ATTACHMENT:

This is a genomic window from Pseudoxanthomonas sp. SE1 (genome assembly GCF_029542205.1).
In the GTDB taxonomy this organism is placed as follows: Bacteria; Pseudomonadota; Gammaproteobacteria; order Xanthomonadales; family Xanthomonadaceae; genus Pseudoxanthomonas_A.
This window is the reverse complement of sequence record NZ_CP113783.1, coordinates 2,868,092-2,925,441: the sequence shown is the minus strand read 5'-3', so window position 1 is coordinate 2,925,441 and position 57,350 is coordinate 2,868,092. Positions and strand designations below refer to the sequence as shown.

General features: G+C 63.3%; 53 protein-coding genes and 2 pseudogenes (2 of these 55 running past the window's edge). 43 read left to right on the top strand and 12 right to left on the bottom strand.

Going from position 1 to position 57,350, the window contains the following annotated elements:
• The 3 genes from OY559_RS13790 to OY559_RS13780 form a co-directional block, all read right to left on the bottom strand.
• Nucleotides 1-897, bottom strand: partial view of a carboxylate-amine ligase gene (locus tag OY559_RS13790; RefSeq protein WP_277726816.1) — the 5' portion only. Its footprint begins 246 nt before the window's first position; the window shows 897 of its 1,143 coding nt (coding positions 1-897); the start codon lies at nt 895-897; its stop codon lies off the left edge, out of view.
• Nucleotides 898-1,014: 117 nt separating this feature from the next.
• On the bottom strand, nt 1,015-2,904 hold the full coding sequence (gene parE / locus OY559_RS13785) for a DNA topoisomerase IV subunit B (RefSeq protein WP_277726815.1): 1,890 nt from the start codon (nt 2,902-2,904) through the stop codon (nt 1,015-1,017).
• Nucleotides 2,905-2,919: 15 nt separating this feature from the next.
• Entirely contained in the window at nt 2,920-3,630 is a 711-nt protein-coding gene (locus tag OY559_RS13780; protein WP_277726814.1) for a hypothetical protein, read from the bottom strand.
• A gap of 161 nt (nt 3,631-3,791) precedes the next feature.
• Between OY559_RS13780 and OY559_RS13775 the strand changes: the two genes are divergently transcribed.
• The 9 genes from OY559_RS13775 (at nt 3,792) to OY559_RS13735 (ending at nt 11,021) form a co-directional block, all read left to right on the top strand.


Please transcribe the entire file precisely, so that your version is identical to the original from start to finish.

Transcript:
This is a genomic window from Pseudoxanthomonas sp. SE1 (genome assembly GCF_029542205.1).
In the GTDB taxonomy this organism is placed as follows: Bacteria; Pseudomonadota; Gammaproteobacteria; order Xanthomonadales; family Xanthomonadaceae; genus Pseudoxanthomonas_A.
This window is the reverse complement of sequence record NZ_CP113783.1, coordinates 2,868,092-2,925,441: the sequence shown is the minus strand read 5'-3', so window position 1 is coordinate 2,925,441 and position 57,350 is coordinate 2,868,092. Positions and strand designations below refer to the sequence as shown.

General features: G+C 63.3%; 53 protein-coding genes and 2 pseudogenes (2 of these 55 running past the window's edge). 43 read left to right on the top strand and 12 right to left on the bottom strand.

Going from position 1 to position 57,350, the window contains the following annotated elements:
• The 3 genes from OY559_RS13790 to OY559_RS13780 form a co-directional block, all read right to left on the bottom strand.
• Nucleotides 1-897, bottom strand: partial view of a carboxylate-amine ligase gene (locus tag OY559_RS13790; RefSeq protein WP_277726816.1) — the 5' portion only. Its footprint begins 246 nt before the window's first position; the window shows 897 of its 1,143 coding nt (coding positions 1-897); the start codon lies at nt 895-897; its stop codon lies off the left edge, out of view.
• Nucleotides 898-1,014: 117 nt separating this feature from the next.
• On the bottom strand, nt 1,015-2,904 hold the full coding sequence (gene parE / locus OY559_RS13785) for a DNA topoisomerase IV subunit B (RefSeq protein WP_277726815.1): 1,890 nt from the start codon (nt 2,902-2,904) through the stop codon (nt 1,015-1,017).
• Nucleotides 2,905-2,919: 15 nt separating this feature from the next.
• Entirely contained in the window at nt 2,920-3,630 is a 711-nt protein-coding gene (locus tag OY559_RS13780; protein WP_277726814.1) for a hypothetical protein, read from the bottom strand.
• A gap of 161 nt (nt 3,631-3,791) precedes the next feature.
• Between OY559_RS13780 and OY559_RS13775 the strand changes: the two genes are divergently transcribed.
• The 9 genes from OY559_RS13775 (at nt 3,792) to OY559_RS13735 (ending at nt 11,021) form a co-directional block, all read left to right on the top strand.